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Abdominal Laparoscopy is a surgical diagnostic procedure, which is used to examine the organs inside the abdomen. It is an invasive procedure, but only small incisions are made.
The procedure is usually done in the hospital and the patient is given general anaesthesia to make the procedure pain free. The laparoscope is inserted through an incision in the abdominal wall. As it moves along, the image of the inside of your abdomen is then seen on the monitor. After the exam, laparoscope and instruments are removed and the cuts are closed. Laparoscopy is usually done as an outpatient procedure. This means that you will be able to go home the same day.
Why Is laparoscopy performed?
Laparoscopy is often used to identify the source of abdominal pain. It is usually performed when x-rays or ultrasound are unable to determine the root cause of the problem. Laparoscopy allows your doctor to see inside your body in real time and helps to diagnose or help discover what the abdominal problem is.
Tips to deal with laparoscopic surgery
- The first and the foremost thing is to prepare yourself for the surgery by watching some videos and going through some blogs on it as doing so will help you clear your doubts
- Do not eat or drink anything 8 hours before the procedure
- Make sure someone accompanies you on the day of the surgery
- Fix your Pre Op appointment to ask any questions or address any concerns regarding the surgery, anaesthesia, etc
- Shave the area where the surgery will be performed. This will substantially reduce itchiness
- Lastly, prepare your hospital bag and discuss it with the person who is going to accompany you so that he/she knows what all you packed
- Don’t lie down in bed all the time. Keep yourself active by moving every two hours as it promotes healing and helps eliminate gas pain
- Wear comfortable clothing
- Do not take bath for a week. However, you can take a shower 24 hours post surgery
- Drink at least 1.5 to 2 litres of water per day to prevent constipation. If constipated, take a stool softener.
- While sneezing or coughing, hold a pillow against your stomach to lessen the pain
- Roll onto your side and sit up using your arms for support and then stand up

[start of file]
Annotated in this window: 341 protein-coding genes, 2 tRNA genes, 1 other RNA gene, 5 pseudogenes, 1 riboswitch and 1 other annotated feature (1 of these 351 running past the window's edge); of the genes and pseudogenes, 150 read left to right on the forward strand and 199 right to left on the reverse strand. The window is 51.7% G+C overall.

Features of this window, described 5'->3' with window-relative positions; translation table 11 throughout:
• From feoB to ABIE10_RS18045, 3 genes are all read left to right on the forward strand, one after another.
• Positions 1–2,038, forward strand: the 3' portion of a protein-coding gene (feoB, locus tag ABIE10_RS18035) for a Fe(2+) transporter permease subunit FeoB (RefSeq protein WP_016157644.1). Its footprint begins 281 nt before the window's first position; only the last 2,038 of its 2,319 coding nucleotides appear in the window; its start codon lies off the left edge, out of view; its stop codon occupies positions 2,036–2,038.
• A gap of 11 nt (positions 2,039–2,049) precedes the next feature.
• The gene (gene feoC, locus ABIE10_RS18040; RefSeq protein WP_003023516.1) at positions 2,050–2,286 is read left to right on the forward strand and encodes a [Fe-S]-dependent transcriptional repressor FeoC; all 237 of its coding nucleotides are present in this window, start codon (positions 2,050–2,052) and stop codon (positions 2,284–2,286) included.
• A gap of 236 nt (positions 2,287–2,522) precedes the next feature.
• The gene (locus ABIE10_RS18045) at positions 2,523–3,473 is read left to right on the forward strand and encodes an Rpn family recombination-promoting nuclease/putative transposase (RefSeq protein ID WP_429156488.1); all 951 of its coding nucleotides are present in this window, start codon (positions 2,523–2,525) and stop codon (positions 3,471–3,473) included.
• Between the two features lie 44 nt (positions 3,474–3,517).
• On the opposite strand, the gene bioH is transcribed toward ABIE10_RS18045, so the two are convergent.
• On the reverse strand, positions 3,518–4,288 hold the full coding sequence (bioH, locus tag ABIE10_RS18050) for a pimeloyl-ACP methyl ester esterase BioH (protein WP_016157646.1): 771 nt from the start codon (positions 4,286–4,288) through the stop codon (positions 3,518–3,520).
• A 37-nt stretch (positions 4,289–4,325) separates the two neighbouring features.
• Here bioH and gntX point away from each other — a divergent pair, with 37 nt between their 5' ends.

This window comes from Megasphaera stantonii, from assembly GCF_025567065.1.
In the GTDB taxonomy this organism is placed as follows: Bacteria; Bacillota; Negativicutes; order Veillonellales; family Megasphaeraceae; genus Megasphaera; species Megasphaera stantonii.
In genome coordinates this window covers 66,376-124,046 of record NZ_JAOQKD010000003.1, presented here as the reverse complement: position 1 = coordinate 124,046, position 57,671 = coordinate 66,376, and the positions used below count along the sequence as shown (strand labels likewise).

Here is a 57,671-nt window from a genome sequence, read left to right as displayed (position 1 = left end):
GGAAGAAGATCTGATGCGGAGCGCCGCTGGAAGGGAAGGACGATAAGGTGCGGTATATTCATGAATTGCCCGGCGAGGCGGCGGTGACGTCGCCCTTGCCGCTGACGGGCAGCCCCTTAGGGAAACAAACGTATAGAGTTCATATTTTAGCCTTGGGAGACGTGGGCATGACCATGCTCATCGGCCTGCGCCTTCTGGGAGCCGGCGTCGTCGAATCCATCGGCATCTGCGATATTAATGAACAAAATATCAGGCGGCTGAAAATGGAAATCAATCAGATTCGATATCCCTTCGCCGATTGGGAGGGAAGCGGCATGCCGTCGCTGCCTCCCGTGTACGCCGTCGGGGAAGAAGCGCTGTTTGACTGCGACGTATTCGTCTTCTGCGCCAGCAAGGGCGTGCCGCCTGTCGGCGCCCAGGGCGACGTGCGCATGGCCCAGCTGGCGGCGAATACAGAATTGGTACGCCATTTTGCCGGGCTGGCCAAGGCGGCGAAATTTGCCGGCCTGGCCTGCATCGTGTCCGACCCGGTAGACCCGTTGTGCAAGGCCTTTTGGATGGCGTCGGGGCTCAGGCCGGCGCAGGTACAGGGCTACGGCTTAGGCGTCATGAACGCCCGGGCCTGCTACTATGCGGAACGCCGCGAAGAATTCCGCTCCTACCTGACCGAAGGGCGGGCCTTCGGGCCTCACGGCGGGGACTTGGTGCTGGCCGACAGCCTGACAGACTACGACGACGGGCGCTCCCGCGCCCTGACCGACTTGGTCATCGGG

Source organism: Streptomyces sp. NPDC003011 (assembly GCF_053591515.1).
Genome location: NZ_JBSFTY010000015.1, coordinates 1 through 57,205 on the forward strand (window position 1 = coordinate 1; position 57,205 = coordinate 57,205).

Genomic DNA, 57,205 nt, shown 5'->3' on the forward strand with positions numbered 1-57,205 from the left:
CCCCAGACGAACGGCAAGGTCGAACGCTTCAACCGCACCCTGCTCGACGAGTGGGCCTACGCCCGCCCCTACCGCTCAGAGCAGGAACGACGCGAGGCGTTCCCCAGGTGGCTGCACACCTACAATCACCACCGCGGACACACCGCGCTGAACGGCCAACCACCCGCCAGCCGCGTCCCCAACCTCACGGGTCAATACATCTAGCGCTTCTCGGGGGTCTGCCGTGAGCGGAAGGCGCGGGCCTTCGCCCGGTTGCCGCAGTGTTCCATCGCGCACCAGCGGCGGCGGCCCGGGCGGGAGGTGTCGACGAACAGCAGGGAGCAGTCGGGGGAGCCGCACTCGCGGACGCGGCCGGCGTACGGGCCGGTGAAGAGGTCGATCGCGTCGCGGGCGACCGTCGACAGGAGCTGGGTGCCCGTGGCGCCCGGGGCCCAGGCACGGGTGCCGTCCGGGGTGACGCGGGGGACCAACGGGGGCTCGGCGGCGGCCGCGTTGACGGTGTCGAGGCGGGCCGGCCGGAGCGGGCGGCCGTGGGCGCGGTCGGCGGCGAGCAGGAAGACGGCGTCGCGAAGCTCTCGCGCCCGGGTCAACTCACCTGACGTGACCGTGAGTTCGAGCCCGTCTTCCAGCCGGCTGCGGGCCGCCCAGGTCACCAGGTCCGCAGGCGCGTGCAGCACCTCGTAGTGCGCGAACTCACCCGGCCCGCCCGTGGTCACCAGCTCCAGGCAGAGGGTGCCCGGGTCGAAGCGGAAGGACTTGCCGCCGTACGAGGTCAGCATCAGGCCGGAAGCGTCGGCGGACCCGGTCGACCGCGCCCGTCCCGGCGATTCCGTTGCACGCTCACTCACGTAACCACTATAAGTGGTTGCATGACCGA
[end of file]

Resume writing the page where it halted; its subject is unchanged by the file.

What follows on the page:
- Don’t drive for two weeks
- Refrain yourself from intercourse, douching, and swimming
- Make sure to visit your doctor 2 to 3 weeks post surgery to make sure your wounds are healing
It might take some time for the wounds to heal, but in case of any prolonged pain do remember to consult your doctor immediately.
Excessive gas can be defined as bloating, belching, flatulence and burping. It does not matter what you call it but what matters is how you treat it and get relieved from the embarrassing symptoms.
Here are some ways in which you can avoid gastric problems :
- Avoid eating foods that can cause gas or acidity. The vegetables which are known to cause acidity are Brussels, onions, garlic and broccoli; dairy products like cheese, milk, ice cream and whole grains can cause acidity. The reason is that these products have fiber, starch and sugar which cannot be digested easily thus causing pain in the intestines. Fruit which contain sorbitol and aerated drinks should also be avoided. Eat everything but in moderation.
- Avoid drinking before meals as the stomach acids are lost and the food cannot be digested well. Water and liquids should be had half an hour after a meal for a better digestion.
- Food should be eaten slowly. Eating and drinking fast allows a lot of air to go in the stomach with the food. This in turn can cause a stomach pain.
- Over the counter drugs can be taken for immediate help in digestion. These medicines contain enzymes which aid in digestion. The enzyme works to dissolve the sugar that is found in many vegetable and fruit.
- Do not fill air in the stomach. Some habits like chewing gum, drinking from a straw, smoking causes the air to fill in the stomach, thereby, leading to gas.
- Artificial sweeteners such as Sorbitol should be avoided as these are difficult to digest and can easily lead to a feeling of bloating.
However, all the pains might not be due to gas and could be a sign of something serious. These could be:
- Lactose intolerance: This is the inability to digest milk and milk products. The sugar in the milk known as lactose and cannot be digested easily.
- Irritable bowel syndrome: People who suffer with pain in the lower abdomen constantly might be suffering from IBS.
- Upper gastrointestinal disorders: If one gets belching occasionally then it is alright but a constant belching might be a sign of gastrointestinal disorder in the upper tract. These could be gastro esophageal reflux disease (GERD), gastroparesis, or peptic ulcers.